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Laterally Orienting C. elegans Using Geometry at Microscale for High-Throughput Visual Screens in Neurodegeneration and Neuronal Development Studies

By Ivan de Carlos Cáceres, Nicholas Valmas, Massimo A. Hilliard and Hang Lu


C. elegans is an excellent model system for studying neuroscience using genetics because of its relatively simple nervous system, sequenced genome, and the availability of a large number of transgenic and mutant strains. Recently, microfluidic devices have been used for high-throughput genetic screens, replacing traditional methods of manually handling C. elegans. However, the orientation of nematodes within microfluidic devices is random and often not conducive to inspection, hindering visual analysis and overall throughput. In addition, while previous studies have utilized methods to bias head and tail orientation, none of the existing techniques allow for orientation along the dorso-ventral body axis. Here, we present the design of a simple and robust method for passively orienting worms into lateral body positions in microfluidic devices to facilitate inspection of morphological features with specific dorso-ventral alignments. Using this technique, we can position animals into lateral orientations with up to 84% efficiency, compared to 21% using existing methods. We isolated six mutants with neuronal development or neurodegenerative defects, showing that our technology can be used for on-chip analysis and high-throughput visual screens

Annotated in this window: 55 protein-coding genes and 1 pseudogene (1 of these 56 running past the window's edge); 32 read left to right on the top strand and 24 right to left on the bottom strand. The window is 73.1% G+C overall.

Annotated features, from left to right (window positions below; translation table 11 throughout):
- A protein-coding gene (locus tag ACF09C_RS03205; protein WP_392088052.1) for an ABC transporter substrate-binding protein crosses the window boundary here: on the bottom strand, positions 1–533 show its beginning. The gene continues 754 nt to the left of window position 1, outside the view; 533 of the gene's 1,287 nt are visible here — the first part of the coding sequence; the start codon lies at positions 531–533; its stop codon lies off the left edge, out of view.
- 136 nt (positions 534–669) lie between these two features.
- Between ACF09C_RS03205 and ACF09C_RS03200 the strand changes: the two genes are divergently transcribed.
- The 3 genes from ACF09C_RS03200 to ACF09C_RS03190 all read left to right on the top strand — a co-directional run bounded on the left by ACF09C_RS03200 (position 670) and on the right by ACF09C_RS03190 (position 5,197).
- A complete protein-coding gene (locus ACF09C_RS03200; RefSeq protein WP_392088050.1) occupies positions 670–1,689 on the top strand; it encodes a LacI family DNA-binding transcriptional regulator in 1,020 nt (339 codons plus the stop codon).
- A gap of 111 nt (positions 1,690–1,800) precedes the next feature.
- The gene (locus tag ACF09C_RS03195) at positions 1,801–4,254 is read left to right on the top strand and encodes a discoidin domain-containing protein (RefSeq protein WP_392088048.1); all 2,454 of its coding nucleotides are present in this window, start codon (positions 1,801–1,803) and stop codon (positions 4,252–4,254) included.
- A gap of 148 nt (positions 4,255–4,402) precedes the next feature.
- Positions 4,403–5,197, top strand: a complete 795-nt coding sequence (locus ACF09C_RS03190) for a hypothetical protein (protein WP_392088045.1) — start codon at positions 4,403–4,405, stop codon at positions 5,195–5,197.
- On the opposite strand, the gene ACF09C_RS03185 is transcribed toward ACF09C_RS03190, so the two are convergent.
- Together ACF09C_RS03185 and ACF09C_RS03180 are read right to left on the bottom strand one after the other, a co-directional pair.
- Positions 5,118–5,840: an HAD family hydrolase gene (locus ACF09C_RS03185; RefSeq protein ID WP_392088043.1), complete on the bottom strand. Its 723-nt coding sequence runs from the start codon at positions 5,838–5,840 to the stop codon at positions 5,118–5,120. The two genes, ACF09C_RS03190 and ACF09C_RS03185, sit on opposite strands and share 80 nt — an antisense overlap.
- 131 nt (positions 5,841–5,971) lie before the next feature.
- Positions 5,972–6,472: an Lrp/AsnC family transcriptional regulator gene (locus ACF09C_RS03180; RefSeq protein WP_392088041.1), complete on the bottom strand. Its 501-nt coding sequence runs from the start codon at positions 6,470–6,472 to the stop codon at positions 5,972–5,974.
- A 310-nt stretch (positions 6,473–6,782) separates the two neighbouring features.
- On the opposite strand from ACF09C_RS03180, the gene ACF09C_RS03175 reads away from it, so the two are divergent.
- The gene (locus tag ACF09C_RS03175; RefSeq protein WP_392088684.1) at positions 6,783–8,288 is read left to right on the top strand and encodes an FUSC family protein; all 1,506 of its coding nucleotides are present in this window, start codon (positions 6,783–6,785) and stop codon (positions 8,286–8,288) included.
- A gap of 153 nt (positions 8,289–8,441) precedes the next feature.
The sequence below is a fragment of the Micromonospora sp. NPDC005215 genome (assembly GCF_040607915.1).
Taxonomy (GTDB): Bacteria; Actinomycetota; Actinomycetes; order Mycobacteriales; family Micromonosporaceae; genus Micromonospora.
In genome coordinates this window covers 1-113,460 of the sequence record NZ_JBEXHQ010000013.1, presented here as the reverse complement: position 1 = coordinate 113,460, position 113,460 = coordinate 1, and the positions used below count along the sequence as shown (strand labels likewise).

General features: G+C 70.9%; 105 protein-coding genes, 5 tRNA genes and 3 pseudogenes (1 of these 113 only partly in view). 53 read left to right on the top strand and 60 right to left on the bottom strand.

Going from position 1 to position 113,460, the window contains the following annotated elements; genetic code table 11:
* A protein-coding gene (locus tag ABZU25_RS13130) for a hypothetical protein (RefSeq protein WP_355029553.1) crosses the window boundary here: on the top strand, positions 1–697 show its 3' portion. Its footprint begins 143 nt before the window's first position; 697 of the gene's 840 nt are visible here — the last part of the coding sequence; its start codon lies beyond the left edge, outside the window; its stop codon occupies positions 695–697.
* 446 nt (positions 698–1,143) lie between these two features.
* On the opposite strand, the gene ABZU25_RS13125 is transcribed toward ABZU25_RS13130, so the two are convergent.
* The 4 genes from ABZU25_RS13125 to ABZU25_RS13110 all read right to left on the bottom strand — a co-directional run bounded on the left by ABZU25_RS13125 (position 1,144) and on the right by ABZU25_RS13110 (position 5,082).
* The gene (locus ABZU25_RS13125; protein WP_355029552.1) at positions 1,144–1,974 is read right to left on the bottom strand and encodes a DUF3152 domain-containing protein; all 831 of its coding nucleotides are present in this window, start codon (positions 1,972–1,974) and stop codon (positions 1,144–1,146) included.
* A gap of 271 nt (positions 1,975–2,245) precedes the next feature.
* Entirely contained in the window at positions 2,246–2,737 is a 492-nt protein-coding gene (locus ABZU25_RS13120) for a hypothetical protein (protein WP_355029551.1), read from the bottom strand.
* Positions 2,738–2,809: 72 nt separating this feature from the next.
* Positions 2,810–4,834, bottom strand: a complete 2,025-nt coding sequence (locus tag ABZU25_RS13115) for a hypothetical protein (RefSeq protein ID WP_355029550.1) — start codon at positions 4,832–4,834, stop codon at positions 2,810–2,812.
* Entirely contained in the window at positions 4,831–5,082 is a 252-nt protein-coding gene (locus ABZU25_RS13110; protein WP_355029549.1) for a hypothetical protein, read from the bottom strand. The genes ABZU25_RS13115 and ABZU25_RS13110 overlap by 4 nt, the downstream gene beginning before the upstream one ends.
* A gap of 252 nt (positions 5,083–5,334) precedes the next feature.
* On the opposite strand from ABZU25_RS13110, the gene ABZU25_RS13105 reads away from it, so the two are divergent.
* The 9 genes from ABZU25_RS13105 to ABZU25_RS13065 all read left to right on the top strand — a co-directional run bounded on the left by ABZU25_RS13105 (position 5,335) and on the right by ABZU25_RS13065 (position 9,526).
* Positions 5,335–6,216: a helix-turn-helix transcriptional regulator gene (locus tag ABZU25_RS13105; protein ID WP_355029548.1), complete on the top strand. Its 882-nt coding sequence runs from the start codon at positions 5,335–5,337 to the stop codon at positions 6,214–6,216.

Topics: Research Article
Publisher: Public Library of Science
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Provided by: PubMed Central
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